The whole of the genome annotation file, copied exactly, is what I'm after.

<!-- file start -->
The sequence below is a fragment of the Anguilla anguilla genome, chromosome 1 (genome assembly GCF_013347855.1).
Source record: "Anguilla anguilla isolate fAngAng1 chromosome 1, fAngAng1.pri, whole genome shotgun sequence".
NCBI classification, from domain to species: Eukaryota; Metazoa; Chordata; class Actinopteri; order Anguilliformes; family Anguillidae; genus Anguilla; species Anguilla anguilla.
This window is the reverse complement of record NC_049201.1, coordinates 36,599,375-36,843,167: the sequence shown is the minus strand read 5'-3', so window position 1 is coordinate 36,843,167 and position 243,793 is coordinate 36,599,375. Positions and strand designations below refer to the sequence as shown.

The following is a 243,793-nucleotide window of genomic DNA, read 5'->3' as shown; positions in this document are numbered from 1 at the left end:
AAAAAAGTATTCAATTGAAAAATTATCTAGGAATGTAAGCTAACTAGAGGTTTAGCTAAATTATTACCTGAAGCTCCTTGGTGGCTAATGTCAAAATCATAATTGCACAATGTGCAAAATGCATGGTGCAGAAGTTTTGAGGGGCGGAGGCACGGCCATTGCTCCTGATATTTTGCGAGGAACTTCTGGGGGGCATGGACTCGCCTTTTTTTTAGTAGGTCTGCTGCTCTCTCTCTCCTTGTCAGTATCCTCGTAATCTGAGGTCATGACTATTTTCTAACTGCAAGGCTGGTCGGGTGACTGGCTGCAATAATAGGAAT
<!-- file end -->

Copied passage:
The sequence below is a fragment of the Anguilla anguilla genome, chromosome 1 (genome assembly GCF_013347855.1).
Source record: "Anguilla anguilla isolate fAngAng1 chromosome 1, fAngAng1.pri, whole genome shotgun sequence".
NCBI classification, from domain to species: Eukaryota; Metazoa; Chordata; class Actinopteri; order Anguilliformes; family Anguillidae; genus Anguilla; species Anguilla anguilla.
This window is the reverse complement of record NC_049201.1, coordinates 36,599,375-36,843,167: the sequence shown is the minus strand read 5'-3', so window position 1 is coordinate 36,843,167 and position 243,793 is coordinate 36,599,375. Positions and strand designations below refer to the sequence as shown.

The following is a 243,793-nucleotide window of genomic DNA, read 5'->3' as shown; positions in this document are numbered from 1 at the left end:
AAAAAAGTATTCAATTGAAAAATTATCTAGGAATGTAAGCTAACTAGAGGTTTAGCTAAATTATTACCTGAAGCTCCTTGGTGGCTAATGTCAAAATCATAATTGCACAATGTGCAAAATGCATGGTGCAGAAGTTTTGAGGGGCGGAGGCACGGCCATTGCTCCTGATATTTTGCGAGGAACTTCTGGGGGGCATGGACTCGCCTTTTTTTTAGTAGGTCTGCTGCTCTCTCTCTCCTTGTCAGTATCCTCGTAATCTGAGGTCATGACTATTTTCTAACTGCAAGGCTGGTCGGGTGACTGGCTGCAATAATAGGAAT